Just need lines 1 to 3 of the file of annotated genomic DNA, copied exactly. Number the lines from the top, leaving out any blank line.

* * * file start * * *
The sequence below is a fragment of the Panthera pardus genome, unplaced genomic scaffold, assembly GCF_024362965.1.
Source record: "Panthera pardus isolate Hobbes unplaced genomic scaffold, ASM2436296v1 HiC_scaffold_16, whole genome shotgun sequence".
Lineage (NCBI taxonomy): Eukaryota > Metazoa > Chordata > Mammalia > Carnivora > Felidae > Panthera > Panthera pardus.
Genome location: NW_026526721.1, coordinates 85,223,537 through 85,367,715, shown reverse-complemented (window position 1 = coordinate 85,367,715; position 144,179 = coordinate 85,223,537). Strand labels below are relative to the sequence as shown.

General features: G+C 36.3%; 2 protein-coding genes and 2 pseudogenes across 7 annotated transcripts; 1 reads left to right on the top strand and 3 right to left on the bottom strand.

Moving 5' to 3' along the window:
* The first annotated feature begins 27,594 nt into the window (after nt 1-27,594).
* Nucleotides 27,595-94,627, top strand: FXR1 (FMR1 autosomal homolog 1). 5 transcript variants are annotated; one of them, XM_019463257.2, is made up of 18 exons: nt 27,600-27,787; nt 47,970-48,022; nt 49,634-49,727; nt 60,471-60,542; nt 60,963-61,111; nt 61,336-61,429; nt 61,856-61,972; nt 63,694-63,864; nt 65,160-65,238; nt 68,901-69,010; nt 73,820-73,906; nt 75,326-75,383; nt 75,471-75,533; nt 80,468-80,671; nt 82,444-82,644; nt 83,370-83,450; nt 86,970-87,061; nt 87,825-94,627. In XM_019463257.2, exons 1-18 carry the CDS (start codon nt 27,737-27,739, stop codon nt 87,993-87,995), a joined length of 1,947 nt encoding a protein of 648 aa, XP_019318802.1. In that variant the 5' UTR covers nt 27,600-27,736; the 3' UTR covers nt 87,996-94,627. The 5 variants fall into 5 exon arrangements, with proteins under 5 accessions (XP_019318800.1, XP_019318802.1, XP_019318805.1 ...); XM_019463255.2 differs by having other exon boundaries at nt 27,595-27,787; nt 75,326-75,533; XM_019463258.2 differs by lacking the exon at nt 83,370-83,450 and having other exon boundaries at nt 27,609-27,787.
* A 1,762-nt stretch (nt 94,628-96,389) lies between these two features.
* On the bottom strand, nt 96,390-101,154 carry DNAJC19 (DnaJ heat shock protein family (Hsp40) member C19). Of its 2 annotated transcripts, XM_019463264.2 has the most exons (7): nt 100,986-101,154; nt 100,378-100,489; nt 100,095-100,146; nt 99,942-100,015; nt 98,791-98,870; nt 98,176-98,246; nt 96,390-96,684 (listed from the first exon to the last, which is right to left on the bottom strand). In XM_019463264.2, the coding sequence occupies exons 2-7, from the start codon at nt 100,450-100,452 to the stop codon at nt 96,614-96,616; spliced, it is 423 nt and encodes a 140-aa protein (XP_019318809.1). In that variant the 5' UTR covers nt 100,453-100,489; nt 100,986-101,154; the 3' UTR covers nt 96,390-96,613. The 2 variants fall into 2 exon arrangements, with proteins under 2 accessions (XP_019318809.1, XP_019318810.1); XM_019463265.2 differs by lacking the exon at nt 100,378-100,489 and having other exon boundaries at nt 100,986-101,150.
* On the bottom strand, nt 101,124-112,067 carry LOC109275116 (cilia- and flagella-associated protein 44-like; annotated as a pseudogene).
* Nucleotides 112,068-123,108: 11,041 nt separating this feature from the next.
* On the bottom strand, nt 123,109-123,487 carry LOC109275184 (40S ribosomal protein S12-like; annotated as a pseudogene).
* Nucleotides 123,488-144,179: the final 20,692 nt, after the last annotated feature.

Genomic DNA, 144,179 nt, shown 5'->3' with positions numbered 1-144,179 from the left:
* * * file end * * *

The sequence below is a fragment of the Panthera pardus genome, unplaced genomic scaffold, assembly GCF_024362965.1.
Source record: "Panthera pardus isolate Hobbes unplaced genomic scaffold, ASM2436296v1 HiC_scaffold_16, whole genome shotgun sequence".
Lineage (NCBI taxonomy): Eukaryota > Metazoa > Chordata > Mammalia > Carnivora > Felidae > Panthera > Panthera pardus.